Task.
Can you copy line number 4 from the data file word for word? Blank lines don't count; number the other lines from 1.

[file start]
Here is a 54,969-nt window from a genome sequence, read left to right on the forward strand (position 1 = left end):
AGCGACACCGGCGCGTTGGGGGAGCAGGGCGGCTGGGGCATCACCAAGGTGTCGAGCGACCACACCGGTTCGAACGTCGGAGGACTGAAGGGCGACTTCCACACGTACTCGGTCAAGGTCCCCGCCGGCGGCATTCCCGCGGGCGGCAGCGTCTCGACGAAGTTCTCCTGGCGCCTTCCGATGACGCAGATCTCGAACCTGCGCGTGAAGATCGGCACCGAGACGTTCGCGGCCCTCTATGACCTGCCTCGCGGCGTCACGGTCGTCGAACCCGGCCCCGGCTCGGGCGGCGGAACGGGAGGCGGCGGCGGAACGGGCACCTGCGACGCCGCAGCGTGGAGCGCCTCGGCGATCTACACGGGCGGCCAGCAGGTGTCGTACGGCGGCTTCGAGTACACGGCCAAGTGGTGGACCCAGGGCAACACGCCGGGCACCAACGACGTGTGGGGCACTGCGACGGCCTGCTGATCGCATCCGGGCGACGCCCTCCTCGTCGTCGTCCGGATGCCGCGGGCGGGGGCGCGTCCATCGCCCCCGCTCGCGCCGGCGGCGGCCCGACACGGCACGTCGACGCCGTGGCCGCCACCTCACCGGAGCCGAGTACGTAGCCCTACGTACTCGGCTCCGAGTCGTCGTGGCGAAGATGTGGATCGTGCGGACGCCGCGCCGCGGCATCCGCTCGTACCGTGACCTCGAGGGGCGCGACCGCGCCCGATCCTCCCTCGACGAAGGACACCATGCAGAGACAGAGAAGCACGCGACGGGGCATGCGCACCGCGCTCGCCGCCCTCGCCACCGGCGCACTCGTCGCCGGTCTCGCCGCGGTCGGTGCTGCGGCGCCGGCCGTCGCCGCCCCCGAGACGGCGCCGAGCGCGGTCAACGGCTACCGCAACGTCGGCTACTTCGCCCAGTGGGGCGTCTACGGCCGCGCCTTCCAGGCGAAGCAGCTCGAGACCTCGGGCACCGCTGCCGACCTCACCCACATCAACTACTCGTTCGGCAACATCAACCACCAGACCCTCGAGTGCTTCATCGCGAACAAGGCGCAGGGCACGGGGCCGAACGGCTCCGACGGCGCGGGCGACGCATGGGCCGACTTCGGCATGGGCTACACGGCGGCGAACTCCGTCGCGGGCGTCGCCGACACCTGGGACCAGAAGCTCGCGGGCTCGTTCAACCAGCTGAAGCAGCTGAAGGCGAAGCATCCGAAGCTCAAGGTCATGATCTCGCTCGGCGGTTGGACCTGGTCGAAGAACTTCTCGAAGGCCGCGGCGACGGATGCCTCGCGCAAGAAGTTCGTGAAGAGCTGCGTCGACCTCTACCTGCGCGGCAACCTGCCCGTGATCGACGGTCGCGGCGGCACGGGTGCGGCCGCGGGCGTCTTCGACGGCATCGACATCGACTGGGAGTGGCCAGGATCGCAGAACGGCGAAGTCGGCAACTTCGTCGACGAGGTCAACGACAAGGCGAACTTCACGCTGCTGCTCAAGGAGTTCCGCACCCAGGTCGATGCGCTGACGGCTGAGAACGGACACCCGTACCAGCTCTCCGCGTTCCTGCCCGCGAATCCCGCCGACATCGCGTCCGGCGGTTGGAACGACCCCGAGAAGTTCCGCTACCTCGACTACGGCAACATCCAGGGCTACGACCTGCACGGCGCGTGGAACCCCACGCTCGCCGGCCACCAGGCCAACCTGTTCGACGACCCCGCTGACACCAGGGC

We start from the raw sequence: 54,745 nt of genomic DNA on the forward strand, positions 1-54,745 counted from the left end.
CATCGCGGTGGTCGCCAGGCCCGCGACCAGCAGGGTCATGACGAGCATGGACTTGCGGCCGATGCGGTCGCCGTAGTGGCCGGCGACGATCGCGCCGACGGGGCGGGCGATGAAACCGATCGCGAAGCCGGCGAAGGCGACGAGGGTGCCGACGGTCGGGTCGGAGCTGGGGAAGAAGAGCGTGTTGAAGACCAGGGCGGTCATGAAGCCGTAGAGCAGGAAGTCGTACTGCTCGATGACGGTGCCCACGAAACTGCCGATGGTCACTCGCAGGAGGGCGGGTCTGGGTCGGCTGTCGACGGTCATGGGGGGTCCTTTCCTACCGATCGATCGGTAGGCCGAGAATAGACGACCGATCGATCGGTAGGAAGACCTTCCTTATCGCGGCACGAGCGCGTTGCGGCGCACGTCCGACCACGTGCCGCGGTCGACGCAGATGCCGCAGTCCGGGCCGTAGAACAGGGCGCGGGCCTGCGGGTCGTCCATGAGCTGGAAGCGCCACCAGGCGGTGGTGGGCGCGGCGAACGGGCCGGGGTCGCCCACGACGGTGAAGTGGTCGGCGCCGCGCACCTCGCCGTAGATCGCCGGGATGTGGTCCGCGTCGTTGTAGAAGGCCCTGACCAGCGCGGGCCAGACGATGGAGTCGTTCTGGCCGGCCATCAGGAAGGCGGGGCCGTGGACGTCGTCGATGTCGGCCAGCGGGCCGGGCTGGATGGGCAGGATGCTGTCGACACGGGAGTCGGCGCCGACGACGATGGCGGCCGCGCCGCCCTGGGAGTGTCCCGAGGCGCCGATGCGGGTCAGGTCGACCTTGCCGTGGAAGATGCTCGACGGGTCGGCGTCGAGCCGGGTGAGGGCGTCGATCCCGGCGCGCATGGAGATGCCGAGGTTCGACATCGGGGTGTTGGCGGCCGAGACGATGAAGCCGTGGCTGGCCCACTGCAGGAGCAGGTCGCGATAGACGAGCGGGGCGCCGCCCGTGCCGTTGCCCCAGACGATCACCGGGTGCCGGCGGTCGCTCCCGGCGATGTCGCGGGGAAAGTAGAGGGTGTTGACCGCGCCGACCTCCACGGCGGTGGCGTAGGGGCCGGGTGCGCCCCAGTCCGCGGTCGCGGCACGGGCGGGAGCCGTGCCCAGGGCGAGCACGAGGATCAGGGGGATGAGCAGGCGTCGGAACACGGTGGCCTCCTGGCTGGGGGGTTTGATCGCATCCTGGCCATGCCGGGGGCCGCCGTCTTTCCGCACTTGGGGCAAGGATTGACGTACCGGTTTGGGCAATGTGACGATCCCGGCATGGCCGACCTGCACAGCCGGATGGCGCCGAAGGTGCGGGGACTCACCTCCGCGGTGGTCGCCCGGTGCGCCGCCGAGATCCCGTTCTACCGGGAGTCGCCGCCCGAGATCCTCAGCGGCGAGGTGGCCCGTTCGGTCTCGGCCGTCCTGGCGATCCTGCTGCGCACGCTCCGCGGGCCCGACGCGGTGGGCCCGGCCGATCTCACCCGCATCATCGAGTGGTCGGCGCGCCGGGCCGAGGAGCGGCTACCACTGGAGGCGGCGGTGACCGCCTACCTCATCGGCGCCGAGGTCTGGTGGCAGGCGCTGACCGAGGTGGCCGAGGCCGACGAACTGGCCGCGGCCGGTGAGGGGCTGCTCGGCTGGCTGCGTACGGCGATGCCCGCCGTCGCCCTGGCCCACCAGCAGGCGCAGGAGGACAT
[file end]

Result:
CATCGCGGTGGTCGCCAGGCCCGCGACCAGCAGGGTCATGACGAGCATGGACTTGCGGCCGATGCGGTCGCCGTAGTGGCCGGCGACGATCGCGCCGACGGGGCGGGCGATGAAACCGATCGCGAAGCCGGCGAAGGCGACGAGGGTGCCGACGGTCGGGTCGGAGCTGGGGAAGAAGAGCGTGTTGAAGACCAGGGCGGTCATGAAGCCGTAGAGCAGGAAGTCGTACTGCTCGATGACGGTGCCCACGAAACTGCCGATGGTCACTCGCAGGAGGGCGGGTCTGGGTCGGCTGTCGACGGTCATGGGGGGTCCTTTCCTACCGATCGATCGGTAGGCCGAGAATAGACGACCGATCGATCGGTAGGAAGACCTTCCTTATCGCGGCACGAGCGCGTTGCGGCGCACGTCCGACCACGTGCCGCGGTCGACGCAGATGCCGCAGTCCGGGCCGTAGAACAGGGCGCGGGCCTGCGGGTCGTCCATGAGCTGGAAGCGCCACCAGGCGGTGGTGGGCGCGGCGAACGGGCCGGGGTCGCCCACGACGGTGAAGTGGTCGGCGCCGCGCACCTCGCCGTAGATCGCCGGGATGTGGTCCGCGTCGTTGTAGAAGGCCCTGACCAGCGCGGGCCAGACGATGGAGTCGTTCTGGCCGGCCATCAGGAAGGCGGGGCCGTGGACGTCGTCGATGTCGGCCAGCGGGCCGGGCTGGATGGGCAGGATGCTGTCGACACGGGAGTCGGCGCCGACGACGATGGCGGCCGCGCCGCCCTGGGAGTGTCCCGAGGCGCCGATGCGGGTCAGGTCGACCTTGCCGTGGAAGATGCTCGACGGGTCGGCGTCGAGCCGGGTGAGGGCGTCGATCCCGGCGCGCATGGAGATGCCGAGGTTCGACATCGGGGTGTTGGCGGCCGAGACGATGAAGCCGTGGCTGGCCCACTGCAGGAGCAGGTCGCGATAGACGAGCGGGGCGCCGCCCGTGCCGTTGCCCCAGACGATCACCGGGTGCCGGCGGTCGCTCCCGGCGATGTCGCGGGGAAAGTAGAGGGTGTTGACCGCGCCGACCTCCACGGCGGTGGCGTAGGGGCCGGGTGCGCCCCAGTCCGCGGTCGCGGCACGGGCGGGAGCCGTGCCCAGGGCGAGCACGAGGATCAGGGGGATGAGCAGGCGTCGGAACACGGTGGCCTCCTGGCTGGGGGGTTTGATCGCATCCTGGCCATGCCGGGGGCCGCCGTCTTTCCGCACTTGGGGCAAGGATTGACGTACCGGTTTGGGCAATGTGACGATCCCGGCATGGCCGACCTGCACAGCCGGATGGCGCCGAAGGTGCGGGGACTCACCTCCGCGGTGGTCGCCCGGTGCGCCGCCGAGATCCCGTTCTACCGGGAGTCGCCGCCCGAGATCCTCAGCGGCGAGGTGGCCCGTTCGGTCTCGGCCGTCCTGGCGATCCTGCTGCGCACGCTCCGCGGGCCCGACGCGGTGGGCCCGGCCGATCTCACCCGCATCATCGAGTGGTCGGCGCGCCGGGCCGAGGAGCGGCTACCACTGGAGGCGGCGGTGACCGCCTACCTCATCGGCGCCGAGGTCTGGTGGCAGGCGCTGACCGAGGTGGCCGAGGCCGACGAACTGGCCGCGGCCGGTGAGGGGCTGCTCGGCTGGCTGCGTACGGCGATGCCCGCCGTCGCCCTGGCCCACCAGCAGGCGCAGGAGGACAT